Whether buying new or used – depreciation is something you need to understand.  The National Automotive Dealer Association (NADA) publishes the Manufacturer Suggested Retail Price (MSRP), Low resale and Average resale prices each year for almost all RVs.  This gives us a quick gauge of the current value for a specific year and model of an RV.    It is important when considering depreciation over time, that it is based off of MSRP.  For example if average depreciation for a 5 year old RV is 3% that originally cost $100,000 then the depreciation for year 5 is $3,000 even though you may have purchased that RV used for $50,000 ( that makes it 6% depreciation on your used purchase price).

If you are buying new or used, depreciation is a real cost of ownership, just like buying gas and paying campground fees.  When you sell or trade in your RV, depreciation becomes very real – especially if you are financing your purchase.  Fortunately, very few purchase RVs at MSRP.  Discounts from 20% to 30% (depending on the value of the motorhome) are common – check out some of the larger RV dealerships.   Regardless, you can expect your RV to be worth about 50% of MSRP within 6 or 7 years.  While that may frighten some, you have to remember that there are many other ways to keep your overall living costs at a reasonable level compared to a brick and stick home.  This is a lifestyle choice that can provide exciting opportunities, and many want to understand what it takes to live this lifestyle.  Depreciation is only one factor – but one that can’t be ignored.  If you are looking at spending a couple of years or more touring the country RV full timing can be very attractive.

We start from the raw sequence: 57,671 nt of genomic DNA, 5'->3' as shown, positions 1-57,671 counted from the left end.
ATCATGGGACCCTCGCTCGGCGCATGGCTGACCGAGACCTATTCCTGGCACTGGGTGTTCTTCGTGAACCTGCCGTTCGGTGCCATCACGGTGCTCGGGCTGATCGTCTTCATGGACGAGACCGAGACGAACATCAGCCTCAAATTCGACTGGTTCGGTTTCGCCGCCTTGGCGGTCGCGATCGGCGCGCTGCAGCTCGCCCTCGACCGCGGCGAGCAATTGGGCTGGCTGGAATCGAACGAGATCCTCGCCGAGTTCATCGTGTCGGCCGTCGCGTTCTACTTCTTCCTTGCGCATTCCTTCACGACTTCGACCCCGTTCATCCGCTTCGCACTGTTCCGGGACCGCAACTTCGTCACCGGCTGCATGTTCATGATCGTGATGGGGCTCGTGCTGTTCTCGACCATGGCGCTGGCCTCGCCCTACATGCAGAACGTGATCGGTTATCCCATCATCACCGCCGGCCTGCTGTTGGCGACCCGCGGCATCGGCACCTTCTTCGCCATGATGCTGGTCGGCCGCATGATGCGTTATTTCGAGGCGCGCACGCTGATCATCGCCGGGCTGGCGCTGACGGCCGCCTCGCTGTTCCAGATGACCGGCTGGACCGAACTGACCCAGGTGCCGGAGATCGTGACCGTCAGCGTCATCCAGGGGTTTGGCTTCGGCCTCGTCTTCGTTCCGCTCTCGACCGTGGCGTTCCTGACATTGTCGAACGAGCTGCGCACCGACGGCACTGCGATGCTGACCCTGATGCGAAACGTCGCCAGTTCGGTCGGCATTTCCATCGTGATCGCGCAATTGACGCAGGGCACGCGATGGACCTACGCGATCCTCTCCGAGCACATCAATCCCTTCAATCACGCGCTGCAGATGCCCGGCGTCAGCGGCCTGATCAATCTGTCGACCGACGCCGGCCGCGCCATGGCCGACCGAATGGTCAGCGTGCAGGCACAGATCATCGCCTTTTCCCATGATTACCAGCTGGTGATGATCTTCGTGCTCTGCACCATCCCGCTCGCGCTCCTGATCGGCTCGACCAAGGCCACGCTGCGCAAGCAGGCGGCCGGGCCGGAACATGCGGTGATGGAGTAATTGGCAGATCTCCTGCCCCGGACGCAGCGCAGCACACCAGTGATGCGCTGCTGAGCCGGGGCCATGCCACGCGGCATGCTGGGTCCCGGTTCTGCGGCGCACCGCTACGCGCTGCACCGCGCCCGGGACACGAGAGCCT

Sample Depreciation